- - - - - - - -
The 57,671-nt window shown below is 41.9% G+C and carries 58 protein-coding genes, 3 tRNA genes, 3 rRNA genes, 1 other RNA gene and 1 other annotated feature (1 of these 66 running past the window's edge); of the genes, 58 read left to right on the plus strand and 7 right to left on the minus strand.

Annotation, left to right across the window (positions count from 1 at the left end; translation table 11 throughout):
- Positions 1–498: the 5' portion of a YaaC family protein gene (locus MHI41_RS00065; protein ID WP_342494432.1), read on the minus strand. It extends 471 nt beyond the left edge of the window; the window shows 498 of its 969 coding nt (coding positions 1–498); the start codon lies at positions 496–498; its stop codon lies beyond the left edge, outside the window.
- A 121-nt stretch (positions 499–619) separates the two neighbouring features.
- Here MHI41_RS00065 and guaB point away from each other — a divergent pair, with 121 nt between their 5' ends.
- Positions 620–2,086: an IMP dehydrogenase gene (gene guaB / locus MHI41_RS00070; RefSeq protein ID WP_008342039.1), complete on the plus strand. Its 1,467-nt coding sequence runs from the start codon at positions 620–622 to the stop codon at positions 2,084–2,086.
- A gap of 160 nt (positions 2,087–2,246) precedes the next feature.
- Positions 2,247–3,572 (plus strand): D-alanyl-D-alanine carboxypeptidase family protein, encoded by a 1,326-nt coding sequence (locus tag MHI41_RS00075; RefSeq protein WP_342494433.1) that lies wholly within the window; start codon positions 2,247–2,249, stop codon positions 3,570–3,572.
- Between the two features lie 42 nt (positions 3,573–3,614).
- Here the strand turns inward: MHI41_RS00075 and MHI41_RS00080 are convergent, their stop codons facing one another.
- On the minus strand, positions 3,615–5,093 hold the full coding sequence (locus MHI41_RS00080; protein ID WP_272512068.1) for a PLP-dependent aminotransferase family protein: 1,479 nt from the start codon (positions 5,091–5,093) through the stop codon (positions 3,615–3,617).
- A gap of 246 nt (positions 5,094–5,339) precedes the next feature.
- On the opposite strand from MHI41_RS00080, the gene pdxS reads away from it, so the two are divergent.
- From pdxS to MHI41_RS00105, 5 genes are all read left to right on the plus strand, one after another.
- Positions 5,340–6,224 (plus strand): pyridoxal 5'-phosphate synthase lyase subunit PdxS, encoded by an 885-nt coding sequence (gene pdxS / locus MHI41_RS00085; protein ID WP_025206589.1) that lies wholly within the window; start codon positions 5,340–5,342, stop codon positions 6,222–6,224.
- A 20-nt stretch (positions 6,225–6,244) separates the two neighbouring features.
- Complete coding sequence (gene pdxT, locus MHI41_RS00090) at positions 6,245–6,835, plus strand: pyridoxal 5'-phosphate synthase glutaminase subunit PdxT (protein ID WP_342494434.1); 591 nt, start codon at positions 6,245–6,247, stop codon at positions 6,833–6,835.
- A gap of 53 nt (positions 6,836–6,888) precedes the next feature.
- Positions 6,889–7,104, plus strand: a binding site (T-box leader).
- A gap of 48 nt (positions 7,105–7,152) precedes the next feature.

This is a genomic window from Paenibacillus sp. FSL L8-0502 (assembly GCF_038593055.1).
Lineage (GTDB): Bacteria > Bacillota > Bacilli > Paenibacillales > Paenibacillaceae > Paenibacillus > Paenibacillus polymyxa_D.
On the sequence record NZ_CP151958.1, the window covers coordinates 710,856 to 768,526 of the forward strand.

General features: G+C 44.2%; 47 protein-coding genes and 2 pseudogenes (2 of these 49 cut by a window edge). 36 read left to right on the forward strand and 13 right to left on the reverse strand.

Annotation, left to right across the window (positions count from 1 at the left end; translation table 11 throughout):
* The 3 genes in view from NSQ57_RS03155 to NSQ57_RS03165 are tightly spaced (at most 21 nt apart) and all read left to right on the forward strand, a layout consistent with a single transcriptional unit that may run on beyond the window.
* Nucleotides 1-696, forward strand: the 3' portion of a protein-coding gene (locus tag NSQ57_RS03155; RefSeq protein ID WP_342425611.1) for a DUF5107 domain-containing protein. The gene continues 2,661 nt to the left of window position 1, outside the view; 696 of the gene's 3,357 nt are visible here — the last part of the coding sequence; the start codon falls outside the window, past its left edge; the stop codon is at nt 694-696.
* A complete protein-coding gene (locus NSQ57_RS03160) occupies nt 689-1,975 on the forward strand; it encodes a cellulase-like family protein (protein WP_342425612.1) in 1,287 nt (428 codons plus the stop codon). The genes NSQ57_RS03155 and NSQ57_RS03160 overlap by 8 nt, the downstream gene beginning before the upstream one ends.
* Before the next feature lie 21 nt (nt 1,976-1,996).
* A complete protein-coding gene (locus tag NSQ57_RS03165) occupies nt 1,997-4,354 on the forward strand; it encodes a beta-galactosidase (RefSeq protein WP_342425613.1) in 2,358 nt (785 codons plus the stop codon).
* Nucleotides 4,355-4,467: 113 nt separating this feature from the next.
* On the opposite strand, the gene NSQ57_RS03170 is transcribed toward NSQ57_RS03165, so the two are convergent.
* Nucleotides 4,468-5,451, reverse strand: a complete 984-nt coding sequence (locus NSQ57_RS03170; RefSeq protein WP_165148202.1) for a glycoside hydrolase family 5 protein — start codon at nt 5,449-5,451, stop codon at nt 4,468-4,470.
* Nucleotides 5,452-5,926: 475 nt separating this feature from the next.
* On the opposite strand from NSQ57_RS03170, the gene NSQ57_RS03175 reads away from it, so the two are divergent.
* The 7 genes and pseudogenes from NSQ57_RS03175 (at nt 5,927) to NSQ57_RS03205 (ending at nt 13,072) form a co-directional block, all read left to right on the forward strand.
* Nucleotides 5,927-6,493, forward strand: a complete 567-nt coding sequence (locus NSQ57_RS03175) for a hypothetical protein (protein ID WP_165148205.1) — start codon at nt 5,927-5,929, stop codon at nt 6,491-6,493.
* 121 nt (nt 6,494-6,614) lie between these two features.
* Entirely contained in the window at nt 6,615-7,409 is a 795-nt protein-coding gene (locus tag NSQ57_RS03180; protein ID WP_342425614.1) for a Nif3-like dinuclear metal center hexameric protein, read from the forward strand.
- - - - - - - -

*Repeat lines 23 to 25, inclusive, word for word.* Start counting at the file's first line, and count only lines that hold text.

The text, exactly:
On the sequence record NZ_CP151958.1, the window covers coordinates 710,856 to 768,526 of the forward strand.

General features: G+C 44.2%; 47 protein-coding genes and 2 pseudogenes (2 of these 49 cut by a window edge). 36 read left to right on the forward strand and 13 right to left on the reverse strand.

Annotation, left to right across the window (positions count from 1 at the left end; translation table 11 throughout):